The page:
A vote on granting full statehood for the District of Columbia is expected in the House of Representatives on Thursday. The bill will speak without discussing the alternative options to secure full voting rights for the district. While the House bill is unlikely to pass if the Democrats fail to kill the filibuster, the real loss is that we have been another year without discussing options that could actually be passed and could bring a variety of benefits to the district beyond adding two Senate seats. This is the option that has prevented democratic leadership from seriously considering for decades. I lived in Washington and have had close ties with the city after first coming to Washington as a young congressional site. I have long been in favor of a “modified retrocession plan” and not the creation of a microstate because I firmly believe that a bespoke plan could address longstanding problems for the district in addition to its representative status.
Here is the Hill column:
The entire House of Representatives is due to vote in the coming days to make the District of Columbia a state. The bill is a priority for Democrats and the White House. Senators are calling for the filibuster rule to be abolished so that DC can become a state with just 51 votes after a tie by Vice President Kamala Harris.
There was comparatively little debate about the bill in the House, where superficial hearings knocked it to the ground. What was naturally lacking in the house was recognition, let alone consideration of alternatives to the creation of the country’s first Vatican-like city-state. Above all, there was no discussion about what district citizens could benefit from an alternative to statehood – retrocession.
Despite years of advocacy and overwhelming media support, the country remains deeply divided over DC’s statehood. In January, a Harris / Hill poll found that 52 percent of those polled were in favor of statehood, while 48 percent were against it. In March, the liberal group Democracy for All 2021 Action reported little change with 54 percent support. But after decades of campaigning for the idea, that’s still not a high level of support for a new state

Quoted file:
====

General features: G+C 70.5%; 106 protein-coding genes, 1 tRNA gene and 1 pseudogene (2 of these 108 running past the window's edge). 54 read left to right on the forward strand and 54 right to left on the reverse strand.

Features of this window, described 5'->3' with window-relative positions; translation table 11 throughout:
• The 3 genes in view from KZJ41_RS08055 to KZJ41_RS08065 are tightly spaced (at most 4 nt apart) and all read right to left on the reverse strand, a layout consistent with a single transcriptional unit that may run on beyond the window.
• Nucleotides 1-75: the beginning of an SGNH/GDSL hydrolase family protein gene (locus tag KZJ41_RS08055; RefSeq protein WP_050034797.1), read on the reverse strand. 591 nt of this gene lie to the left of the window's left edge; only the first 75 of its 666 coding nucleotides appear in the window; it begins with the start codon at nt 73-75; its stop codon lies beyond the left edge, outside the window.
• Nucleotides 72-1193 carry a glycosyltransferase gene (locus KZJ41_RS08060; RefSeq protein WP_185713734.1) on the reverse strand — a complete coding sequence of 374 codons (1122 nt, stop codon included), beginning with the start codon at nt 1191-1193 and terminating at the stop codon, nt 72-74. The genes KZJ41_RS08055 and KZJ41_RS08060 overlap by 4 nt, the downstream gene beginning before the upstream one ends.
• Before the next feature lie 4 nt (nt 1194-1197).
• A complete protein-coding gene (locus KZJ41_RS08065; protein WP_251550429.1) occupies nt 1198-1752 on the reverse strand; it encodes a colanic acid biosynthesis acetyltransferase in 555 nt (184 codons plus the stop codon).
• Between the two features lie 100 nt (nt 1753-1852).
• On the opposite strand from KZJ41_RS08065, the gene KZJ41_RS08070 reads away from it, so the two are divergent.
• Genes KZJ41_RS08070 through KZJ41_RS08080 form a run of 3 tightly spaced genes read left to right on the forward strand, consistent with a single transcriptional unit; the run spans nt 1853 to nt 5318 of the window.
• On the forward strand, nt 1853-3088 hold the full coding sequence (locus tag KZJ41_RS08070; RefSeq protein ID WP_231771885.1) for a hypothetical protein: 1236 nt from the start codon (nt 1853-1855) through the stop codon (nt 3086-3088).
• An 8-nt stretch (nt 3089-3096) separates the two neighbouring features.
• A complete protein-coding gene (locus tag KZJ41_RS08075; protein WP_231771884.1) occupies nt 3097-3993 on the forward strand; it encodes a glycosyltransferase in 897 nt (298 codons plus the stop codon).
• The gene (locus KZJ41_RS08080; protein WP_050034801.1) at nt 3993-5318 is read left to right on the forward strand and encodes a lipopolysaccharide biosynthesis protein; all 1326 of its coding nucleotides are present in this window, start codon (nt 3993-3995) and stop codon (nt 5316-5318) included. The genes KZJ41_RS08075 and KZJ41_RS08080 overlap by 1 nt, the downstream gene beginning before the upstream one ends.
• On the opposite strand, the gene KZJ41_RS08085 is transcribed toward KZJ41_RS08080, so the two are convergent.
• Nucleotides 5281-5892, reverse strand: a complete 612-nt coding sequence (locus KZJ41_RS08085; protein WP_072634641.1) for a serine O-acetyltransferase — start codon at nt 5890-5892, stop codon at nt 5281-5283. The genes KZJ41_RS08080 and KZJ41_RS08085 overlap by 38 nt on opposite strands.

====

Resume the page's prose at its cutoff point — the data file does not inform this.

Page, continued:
Given this deep division, a series of hearings and public debates could be expected. However, like much in Congress these days, there has been little debate and absolutely no alternatives considered. This is all too familiar to some of us who have dealt with this topic for decades. When a government effort failed due to a lack of public support, the Democrats pushed for DC to have a voice in the House of Representatives. I testified five times in the House and Senate against this earlier bill as being manifestly unconstitutional. At the time, I proposed a “modified retrocession plan” that could have happened decades ago had it not been for the Democratic opposition. Under that plan, the city would retain unique elements in a gradual retrocession back to Maryland. Both Maryland and the district, I believe, could benefit from such a plan.
Retrocession refers to the return of the district to Maryland. Originally, the district was designed as a diamond-shaped “federal city” consisting of land ceded in equal parts by Maryland and Virginia. The authors did not want any state to control the federal city, so its citizens would be represented by all of Congress. After a few years, the district’s Virginians decided they wanted to return and were allowed to resign. The Marylanders decided to remain as a federal city with no direct representation.